Both the official and most popular religion in the Dominican Republic, Roman Catholicism has been a part of the region's history since the earliest European settlers made their way to the island. Current census data indicates that 95 percent of the population follows this religion.
In 1954, the government of the Dominican Republic signed a concordat with the Vatican, giving the Catholic church special privileges in the country. However, other groups are allowed to operate as well. The Catholic church is even given freedom from customs duties.
Religious marriages are only recognized if the ceremonies are Roman Catholic – though a civil union is considered legal, and pending legislation debates recognizing non-Catholic marriages. However, public schools have been required to read the Bible since 2000 even though this law is not enforced. Private schools are not required to include Bible readings.
Throughout recent history, the Catholic church has played a major role in the politics of the country. During the dictator Trujillo's reign of power, the Catholic church was important, but its political role was limited. Trujillo was on the verge of removing all of the country's bishops when he was assassinated in 1961.
Since then, the church has become more active in the community. However, throughout the 1980s there was little respect for the clergy in non-religious matters. Often the clergy were not Dominican by birth and were not seen as being particularly well-versed in local affairs.
Mass attendance was low, but faith is observed in different ways in the Dominican Republic. Brujos (witches) and curanderos (curers, medicine men) incorporate elements of Catholicism with folk religions. Brujos sometimes drive out spirits that possessed individuals, while curanderos consulted the saints to determine the herbs, roots, and other cures for patients. This is an area where Creole religions have overlapped with traditional Roman Catholicism.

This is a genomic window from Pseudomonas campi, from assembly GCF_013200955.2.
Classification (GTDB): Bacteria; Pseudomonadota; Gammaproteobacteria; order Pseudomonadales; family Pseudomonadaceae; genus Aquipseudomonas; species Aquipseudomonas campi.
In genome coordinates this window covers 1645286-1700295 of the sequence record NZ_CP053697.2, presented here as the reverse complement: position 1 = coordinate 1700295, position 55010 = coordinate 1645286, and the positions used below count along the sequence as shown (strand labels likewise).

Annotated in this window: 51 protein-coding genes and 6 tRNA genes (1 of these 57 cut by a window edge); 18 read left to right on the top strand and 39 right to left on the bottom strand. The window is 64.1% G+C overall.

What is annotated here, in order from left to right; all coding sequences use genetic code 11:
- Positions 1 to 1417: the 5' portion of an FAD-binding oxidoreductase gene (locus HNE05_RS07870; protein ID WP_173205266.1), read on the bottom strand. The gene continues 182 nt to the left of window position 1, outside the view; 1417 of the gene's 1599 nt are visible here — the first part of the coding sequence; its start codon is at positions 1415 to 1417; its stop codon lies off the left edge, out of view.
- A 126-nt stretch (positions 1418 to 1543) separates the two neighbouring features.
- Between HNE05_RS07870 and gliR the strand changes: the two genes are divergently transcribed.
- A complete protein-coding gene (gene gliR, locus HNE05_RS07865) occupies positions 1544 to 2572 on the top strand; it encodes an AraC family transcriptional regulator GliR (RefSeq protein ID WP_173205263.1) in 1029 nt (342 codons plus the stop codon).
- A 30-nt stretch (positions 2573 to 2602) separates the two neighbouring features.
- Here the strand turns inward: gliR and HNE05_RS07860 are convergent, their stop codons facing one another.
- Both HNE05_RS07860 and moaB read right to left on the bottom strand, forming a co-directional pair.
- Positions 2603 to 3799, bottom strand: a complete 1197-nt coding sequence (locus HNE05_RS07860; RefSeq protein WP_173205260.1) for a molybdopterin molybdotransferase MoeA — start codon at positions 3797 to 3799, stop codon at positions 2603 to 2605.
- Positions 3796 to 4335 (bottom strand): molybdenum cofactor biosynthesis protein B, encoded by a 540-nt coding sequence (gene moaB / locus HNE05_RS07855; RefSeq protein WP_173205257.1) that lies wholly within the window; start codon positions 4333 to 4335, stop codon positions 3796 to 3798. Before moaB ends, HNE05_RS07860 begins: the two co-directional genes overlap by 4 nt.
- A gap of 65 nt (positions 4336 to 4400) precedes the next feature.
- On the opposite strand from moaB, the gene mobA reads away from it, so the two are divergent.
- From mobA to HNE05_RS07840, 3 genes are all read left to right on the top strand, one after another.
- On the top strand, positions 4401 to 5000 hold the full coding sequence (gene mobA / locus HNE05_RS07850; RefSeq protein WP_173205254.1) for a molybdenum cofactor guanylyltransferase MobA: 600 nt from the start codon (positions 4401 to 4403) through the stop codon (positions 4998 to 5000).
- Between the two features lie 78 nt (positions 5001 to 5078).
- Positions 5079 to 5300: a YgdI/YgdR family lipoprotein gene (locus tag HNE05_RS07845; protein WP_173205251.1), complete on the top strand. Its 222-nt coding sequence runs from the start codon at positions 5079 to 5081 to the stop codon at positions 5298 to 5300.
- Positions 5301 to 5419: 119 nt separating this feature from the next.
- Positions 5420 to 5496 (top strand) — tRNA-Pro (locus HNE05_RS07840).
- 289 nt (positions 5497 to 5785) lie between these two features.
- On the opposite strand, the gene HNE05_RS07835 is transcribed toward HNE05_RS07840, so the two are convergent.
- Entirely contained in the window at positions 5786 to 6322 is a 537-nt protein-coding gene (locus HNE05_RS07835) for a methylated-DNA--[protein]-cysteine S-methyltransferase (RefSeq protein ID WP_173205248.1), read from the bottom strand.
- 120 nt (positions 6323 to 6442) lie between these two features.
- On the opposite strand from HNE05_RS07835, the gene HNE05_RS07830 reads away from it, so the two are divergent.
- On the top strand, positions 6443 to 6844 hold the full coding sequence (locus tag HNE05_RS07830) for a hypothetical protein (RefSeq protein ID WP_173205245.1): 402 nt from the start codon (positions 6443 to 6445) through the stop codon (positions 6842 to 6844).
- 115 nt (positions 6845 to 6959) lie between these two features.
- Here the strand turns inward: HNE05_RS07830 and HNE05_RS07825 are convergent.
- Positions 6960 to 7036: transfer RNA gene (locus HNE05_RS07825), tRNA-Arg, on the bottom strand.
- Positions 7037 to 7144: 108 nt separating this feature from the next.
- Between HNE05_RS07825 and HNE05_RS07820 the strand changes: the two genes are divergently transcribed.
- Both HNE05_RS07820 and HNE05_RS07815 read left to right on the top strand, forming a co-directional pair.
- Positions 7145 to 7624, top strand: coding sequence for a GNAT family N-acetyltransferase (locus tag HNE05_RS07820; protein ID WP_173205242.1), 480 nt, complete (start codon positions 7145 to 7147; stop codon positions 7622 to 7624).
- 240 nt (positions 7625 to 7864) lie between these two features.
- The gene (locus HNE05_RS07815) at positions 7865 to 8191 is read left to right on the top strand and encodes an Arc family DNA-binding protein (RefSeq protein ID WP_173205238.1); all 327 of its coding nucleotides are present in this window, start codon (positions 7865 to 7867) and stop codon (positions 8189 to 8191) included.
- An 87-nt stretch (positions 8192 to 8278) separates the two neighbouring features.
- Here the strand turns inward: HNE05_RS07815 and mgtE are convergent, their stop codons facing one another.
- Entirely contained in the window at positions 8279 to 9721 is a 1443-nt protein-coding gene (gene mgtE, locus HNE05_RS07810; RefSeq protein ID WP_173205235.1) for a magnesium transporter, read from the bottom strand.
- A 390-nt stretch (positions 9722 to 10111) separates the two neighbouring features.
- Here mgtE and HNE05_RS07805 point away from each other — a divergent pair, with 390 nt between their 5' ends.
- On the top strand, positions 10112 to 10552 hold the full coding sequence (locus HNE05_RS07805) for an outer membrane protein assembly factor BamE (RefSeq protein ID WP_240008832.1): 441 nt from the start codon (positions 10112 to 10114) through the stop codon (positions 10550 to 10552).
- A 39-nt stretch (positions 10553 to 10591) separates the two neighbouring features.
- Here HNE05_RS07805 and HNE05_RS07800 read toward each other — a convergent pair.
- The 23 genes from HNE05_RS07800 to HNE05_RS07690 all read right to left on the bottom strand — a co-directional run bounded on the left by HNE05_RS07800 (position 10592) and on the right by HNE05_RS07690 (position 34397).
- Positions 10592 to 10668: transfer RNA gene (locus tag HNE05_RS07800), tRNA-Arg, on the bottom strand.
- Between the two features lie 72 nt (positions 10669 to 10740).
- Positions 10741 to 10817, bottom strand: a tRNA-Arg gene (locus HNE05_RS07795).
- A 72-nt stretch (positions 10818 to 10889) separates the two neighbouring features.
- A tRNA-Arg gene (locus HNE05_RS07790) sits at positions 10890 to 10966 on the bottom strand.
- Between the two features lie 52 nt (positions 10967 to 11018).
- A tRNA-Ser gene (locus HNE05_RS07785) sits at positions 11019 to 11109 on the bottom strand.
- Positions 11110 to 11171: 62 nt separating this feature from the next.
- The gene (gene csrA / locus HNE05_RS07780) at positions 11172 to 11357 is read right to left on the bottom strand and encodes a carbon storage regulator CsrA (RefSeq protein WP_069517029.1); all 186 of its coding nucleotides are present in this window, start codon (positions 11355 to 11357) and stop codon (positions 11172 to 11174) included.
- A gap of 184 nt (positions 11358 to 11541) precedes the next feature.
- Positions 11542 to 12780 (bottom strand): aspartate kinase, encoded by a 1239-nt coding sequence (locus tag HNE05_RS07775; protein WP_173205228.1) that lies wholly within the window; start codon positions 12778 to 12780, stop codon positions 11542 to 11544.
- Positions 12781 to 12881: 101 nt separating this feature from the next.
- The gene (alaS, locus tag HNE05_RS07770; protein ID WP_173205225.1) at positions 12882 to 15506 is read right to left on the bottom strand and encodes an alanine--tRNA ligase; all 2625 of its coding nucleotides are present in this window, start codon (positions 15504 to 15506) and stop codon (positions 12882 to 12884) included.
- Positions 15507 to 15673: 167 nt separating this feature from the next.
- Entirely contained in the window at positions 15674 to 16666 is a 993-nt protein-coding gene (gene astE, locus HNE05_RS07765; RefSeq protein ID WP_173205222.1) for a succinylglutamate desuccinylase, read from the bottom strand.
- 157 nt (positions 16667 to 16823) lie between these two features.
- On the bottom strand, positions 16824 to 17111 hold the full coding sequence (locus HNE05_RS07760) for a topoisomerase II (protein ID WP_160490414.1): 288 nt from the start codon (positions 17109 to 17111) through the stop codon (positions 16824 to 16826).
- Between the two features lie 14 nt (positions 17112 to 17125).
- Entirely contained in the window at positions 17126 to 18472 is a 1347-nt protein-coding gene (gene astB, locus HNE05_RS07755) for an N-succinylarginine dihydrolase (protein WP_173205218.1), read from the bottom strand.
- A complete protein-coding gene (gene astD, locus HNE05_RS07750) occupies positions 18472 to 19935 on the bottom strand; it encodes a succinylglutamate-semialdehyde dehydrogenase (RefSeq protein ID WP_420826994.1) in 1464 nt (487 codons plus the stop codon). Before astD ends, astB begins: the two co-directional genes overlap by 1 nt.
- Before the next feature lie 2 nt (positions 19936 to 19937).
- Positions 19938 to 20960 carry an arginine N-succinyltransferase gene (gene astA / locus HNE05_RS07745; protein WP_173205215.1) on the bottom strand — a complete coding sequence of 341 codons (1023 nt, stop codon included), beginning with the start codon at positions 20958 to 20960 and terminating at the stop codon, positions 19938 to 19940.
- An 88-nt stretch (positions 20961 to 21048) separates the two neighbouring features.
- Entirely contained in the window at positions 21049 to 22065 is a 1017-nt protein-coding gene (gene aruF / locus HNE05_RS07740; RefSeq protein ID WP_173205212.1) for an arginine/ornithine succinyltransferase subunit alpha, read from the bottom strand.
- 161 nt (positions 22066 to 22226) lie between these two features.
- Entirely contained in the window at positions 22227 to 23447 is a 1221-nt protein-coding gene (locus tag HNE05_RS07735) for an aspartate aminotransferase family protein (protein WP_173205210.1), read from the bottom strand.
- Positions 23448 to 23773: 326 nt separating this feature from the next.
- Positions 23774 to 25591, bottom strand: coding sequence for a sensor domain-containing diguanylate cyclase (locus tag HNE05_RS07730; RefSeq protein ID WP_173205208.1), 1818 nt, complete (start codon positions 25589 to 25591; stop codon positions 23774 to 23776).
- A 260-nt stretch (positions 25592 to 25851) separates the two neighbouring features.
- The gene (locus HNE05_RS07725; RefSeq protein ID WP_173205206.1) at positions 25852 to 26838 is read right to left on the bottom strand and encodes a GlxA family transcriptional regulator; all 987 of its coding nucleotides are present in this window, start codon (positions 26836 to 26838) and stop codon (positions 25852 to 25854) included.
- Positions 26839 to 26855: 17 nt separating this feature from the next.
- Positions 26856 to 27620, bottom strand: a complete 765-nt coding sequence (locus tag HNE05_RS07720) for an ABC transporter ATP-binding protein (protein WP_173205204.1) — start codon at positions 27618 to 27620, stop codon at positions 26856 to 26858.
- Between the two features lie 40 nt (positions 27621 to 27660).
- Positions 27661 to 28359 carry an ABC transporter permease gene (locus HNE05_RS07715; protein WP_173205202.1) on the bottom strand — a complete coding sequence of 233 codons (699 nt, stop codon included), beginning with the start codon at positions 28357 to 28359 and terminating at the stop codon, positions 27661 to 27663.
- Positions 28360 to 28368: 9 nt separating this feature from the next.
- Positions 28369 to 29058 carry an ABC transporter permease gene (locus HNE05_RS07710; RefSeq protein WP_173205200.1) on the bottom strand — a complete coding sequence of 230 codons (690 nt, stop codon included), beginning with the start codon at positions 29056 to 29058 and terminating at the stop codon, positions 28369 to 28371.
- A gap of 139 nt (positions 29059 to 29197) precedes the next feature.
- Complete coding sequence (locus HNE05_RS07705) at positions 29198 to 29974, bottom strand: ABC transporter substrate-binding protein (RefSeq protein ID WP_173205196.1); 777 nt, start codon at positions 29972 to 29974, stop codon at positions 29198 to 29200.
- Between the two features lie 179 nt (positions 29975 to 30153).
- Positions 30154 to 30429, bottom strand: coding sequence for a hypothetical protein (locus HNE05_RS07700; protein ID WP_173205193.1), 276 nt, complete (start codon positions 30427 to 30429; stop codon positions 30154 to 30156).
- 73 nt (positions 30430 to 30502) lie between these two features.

As the most common religion in the country, there are a large number of adherents. The earliest appearance of the Catholic church on the island was the Diocese of Santo Domingo. Established in 1511, it became an Archdiocese by 1546. The Archdiocese Santiago de los Caballeros was first established as a Diocese in 1953 but was elevated in 1994. The Dominican Republic is home to the Caribbean's first constructed Catholic church.
There are also nine Diocese around the island. They are found in: Baní, Barahona, La Vega, Mao-Monte Cristi, Nuestra Señora de la Altagracia en Higüey, Puerto Plata, San Francisco de Macorís, San Juan de la Maguana, and San Pedro de Macorís. There is a Military Ordinariate as well.
This small country has been strongly associated with the Roman Catholic religion for centuries. Although the Dominican Republic has struggled and found ways to adapt in the new world, it still remains a Catholic nation.
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